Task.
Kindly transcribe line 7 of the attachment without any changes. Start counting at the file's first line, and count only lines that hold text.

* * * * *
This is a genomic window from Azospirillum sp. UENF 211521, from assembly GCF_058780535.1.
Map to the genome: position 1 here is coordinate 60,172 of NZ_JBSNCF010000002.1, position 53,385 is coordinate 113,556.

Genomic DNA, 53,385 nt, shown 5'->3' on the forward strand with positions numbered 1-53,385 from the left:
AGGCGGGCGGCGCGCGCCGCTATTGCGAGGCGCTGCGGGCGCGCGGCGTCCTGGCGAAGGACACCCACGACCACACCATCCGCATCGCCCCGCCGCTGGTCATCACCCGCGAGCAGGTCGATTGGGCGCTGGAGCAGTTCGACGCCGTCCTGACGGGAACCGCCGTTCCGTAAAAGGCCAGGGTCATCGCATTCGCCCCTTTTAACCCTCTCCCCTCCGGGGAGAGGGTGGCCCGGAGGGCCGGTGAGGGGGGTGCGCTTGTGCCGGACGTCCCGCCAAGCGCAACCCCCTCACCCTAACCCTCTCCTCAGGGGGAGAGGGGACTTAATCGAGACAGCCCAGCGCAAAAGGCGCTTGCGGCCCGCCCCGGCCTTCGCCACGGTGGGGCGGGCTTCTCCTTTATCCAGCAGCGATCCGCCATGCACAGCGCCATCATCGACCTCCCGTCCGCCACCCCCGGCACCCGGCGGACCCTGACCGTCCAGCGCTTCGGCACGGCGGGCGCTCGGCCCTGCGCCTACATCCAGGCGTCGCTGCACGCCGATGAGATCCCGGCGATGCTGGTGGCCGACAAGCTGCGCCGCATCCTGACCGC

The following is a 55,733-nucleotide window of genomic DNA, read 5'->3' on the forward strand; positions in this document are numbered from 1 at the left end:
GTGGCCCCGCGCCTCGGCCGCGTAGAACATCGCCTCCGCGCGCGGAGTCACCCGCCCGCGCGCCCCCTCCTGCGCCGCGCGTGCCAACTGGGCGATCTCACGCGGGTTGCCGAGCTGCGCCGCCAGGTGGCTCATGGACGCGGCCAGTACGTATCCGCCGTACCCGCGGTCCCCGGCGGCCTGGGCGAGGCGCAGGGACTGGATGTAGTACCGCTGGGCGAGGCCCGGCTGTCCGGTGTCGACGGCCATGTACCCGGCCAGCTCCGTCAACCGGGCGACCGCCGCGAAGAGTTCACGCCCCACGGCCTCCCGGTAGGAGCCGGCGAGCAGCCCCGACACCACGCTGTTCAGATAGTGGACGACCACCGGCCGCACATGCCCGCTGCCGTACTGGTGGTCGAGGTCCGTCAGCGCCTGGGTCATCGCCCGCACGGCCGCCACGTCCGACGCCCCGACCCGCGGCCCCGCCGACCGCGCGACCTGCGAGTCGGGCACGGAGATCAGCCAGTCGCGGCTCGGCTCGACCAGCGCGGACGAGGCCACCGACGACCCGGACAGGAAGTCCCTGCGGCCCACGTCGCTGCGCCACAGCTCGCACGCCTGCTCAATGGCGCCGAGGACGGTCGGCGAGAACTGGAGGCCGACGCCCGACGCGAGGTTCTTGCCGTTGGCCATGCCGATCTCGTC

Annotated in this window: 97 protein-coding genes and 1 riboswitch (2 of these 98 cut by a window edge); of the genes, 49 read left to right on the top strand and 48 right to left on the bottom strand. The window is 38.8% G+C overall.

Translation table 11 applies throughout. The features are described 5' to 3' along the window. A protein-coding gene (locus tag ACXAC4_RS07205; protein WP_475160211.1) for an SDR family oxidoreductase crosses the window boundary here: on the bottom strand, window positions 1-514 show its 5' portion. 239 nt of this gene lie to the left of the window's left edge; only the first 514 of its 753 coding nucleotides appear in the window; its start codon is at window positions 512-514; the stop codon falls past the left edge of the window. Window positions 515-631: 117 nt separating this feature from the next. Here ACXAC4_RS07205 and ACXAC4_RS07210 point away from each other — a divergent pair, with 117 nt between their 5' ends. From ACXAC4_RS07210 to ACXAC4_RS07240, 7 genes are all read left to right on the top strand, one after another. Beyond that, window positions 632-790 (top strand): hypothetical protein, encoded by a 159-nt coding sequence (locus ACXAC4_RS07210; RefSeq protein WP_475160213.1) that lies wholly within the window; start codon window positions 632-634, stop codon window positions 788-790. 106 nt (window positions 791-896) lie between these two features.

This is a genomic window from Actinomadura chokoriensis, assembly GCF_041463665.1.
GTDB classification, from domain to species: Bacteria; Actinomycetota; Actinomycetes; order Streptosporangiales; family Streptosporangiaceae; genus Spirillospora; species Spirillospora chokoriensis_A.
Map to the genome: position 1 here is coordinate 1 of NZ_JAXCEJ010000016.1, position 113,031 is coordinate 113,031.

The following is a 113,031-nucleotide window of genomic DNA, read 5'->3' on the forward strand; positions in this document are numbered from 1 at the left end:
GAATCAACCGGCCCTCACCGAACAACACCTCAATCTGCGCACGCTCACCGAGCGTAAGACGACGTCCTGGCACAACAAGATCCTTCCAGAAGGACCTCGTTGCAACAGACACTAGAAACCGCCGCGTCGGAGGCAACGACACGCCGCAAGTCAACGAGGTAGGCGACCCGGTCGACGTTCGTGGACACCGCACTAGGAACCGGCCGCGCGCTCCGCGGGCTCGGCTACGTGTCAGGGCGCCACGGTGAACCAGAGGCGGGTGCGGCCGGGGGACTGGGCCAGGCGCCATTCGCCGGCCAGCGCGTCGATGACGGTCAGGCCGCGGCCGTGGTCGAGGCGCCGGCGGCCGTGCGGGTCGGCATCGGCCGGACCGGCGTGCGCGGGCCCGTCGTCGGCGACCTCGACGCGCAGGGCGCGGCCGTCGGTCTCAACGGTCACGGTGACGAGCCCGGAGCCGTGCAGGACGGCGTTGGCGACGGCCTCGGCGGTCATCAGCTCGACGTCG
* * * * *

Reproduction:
Annotated in this window: 97 protein-coding genes and 1 riboswitch (2 of these 98 cut by a window edge); of the genes, 49 read left to right on the top strand and 48 right to left on the bottom strand. The window is 38.8% G+C overall.